On our last day in La Gomera in Spain’s Canary Islands, the day after my 30th birthday, we took an hour and a half drive, winding up into the centre of the island and back down again to another coastal town called Valle Gran Rey.
The road twisted through Garajonay National Park, the island’s subtropical rain forest and an UNESCO World Heritage Site.
Mist settled around the edge of the forest, trees standing in rows like a surreal skeletal army.
The temperatures crept way down and the wind whipped up as we climbed higher through the moss-covered branches that formed tunnels over the car in some places.
It’s lush, green, leafy and full of ferns bigger than me.
We also had a sobering glimpse at the remains of blackened trees left behind from the horrible fire that raged across the area in 2012.
The name of the park has a fun story attached to it – a Romeo and Juliet style romance. There are various versions, but it usually goes like this: Gara and Jonay were lovers. Gara was a beautiful princess from La Gomera and Jonay was a prince from Tenerife. Their families were against their relationship. So, naturally, they decided to kill themselves by sharpening both ends of a stick and driving it into their stomachs in a final embrace. Nice.
Nearly reaching Valle Gran Rey, we stopped at the Mirador de Palmarejo, a lookout point with a restaurant built into a cliff, which was designed by the Canarian artist César Manrique (whose work Jorge wrote about on his blog, Hunt For Design, in more detail).
From the look out point, a stunning view sweeps down around you – hundreds of man-made terraces that made it possible to cultivate the land on the steep slopes of the island.
It reminded me of the photos I’ve seen of rice terraces in Bali.
Valle Gran Rey is all about fishing and tourism.
It was another sleepy little village to explore, though there was a live band playing Bob Marley tunes on the beach, which seemed out of place.
The pebble beach was quite popular, despite the fact that it was actually quite chilly.
I spent some time walking on the rocks near the water while Jorge basked in the sun above.
My favourite part?
The stones stacked carefully along the shore.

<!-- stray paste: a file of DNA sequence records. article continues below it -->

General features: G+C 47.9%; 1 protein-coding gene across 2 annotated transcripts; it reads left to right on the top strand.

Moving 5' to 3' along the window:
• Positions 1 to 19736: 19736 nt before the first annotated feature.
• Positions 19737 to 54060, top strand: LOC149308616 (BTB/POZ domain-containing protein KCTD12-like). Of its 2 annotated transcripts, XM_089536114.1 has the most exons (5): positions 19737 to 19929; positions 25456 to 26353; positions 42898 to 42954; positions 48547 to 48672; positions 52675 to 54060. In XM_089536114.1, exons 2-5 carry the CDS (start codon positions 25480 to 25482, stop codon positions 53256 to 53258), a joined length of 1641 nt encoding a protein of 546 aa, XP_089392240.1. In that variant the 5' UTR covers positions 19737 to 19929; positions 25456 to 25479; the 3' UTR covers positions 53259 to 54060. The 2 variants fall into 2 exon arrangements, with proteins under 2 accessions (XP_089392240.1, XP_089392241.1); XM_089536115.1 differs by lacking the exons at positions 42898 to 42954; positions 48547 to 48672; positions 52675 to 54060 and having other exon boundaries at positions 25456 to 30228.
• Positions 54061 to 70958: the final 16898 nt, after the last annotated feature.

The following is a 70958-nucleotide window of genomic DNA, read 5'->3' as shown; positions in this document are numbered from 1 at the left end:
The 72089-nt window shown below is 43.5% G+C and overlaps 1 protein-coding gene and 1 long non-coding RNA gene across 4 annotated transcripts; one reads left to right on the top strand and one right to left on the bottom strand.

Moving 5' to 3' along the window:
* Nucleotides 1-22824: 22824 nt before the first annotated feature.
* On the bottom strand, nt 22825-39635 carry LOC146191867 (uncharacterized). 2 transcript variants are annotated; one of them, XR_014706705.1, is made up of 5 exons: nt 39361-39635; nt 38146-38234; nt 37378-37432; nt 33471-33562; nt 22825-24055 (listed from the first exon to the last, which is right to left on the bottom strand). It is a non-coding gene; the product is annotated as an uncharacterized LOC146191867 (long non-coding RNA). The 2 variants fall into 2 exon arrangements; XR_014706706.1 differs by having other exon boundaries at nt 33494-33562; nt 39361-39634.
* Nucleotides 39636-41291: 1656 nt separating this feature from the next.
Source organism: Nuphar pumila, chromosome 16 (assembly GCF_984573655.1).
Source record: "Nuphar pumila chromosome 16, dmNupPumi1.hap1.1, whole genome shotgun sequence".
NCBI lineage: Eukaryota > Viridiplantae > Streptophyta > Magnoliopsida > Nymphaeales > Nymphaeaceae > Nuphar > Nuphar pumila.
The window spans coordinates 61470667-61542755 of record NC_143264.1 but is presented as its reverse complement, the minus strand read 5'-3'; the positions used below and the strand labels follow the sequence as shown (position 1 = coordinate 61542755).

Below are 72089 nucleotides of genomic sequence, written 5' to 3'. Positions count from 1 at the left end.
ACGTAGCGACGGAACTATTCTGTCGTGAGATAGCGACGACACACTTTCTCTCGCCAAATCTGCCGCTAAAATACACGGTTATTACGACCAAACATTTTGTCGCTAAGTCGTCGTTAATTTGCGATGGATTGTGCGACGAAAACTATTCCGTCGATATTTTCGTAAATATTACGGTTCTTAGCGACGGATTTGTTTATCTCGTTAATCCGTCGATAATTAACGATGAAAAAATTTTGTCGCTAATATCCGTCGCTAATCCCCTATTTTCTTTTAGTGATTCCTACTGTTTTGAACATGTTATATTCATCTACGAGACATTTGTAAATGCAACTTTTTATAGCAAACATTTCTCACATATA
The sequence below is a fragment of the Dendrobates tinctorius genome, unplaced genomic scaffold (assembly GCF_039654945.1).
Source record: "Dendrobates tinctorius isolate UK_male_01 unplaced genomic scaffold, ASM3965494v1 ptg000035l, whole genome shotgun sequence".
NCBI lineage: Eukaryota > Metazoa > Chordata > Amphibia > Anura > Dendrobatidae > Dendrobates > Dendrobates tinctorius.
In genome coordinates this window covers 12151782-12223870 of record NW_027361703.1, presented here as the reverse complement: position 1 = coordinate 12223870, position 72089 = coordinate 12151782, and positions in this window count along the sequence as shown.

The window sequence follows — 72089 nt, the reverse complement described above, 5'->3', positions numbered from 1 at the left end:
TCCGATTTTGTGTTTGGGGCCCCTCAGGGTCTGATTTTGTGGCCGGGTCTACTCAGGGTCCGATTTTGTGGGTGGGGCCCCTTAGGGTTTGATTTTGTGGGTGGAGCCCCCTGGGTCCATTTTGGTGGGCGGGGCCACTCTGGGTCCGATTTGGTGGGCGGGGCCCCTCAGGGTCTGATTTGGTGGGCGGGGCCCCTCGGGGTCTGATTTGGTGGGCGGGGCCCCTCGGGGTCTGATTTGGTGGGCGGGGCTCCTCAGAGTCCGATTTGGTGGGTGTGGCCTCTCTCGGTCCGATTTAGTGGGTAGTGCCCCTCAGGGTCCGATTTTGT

For lunch, we chose the wrong restaurant (too greasy) but made up for it with a pretty awesome ice cream sandwich.
We took a quick drive to the other side of the village which actually seemed a bit nicer than where we had passed the last hour, but it was time to hit the road.
On our way back to the capital, San Sebastian, where we were to catch the ferry, we got side-tracked by a sign in the rain forest that pointed to a visitor’s centre.
Little did we know it was down a narrow winding road that went on for about half an hour before we actually found it, so we carried on to the north of the island to reconnect with the main road and ended up driving through other small villages like Agulo (surrounded by banana plantations) and the slightly larger Hermigua (with farming land and a cedar forest).
We parked the car in the ferry queue with an hour to spare.
The wind around the busy port area was bitter cold and we didn’t have coats, but we decided to venture into the main streets of San Sebastian to see what was happening.
On the surface, not much.
You could tell the small city had been hit by the recession.
Everywhere, there were abandoned houses, dilapidated rooftops, boarded windows.
I poked my camera in a missing segment of a door to one of these homes to see what was inside: a bunch on rubble, paint cans and not much else.
Places like this make me wonder – what happened to the people who lived there? When did they leave? Why did they leave? Where are they now?
Many places were for rent or sale, but it was unlikely they would find a tenant or a buyer very quickly.
I loved the colour of the town though, the character and the stories hidden in the peeling paint.
Like London has Big Ben and Paris has the Eiffel Tower, La Gomera has Torre del Conde, a piece of military architecture sat in Parque de la Torre near the port. It was closed that day, but normally you can go inside to see old maps of the island.
I would have liked to explore a bit longer, but we were freezing and the ferry was calling.
It was time to sail back to Tenerife.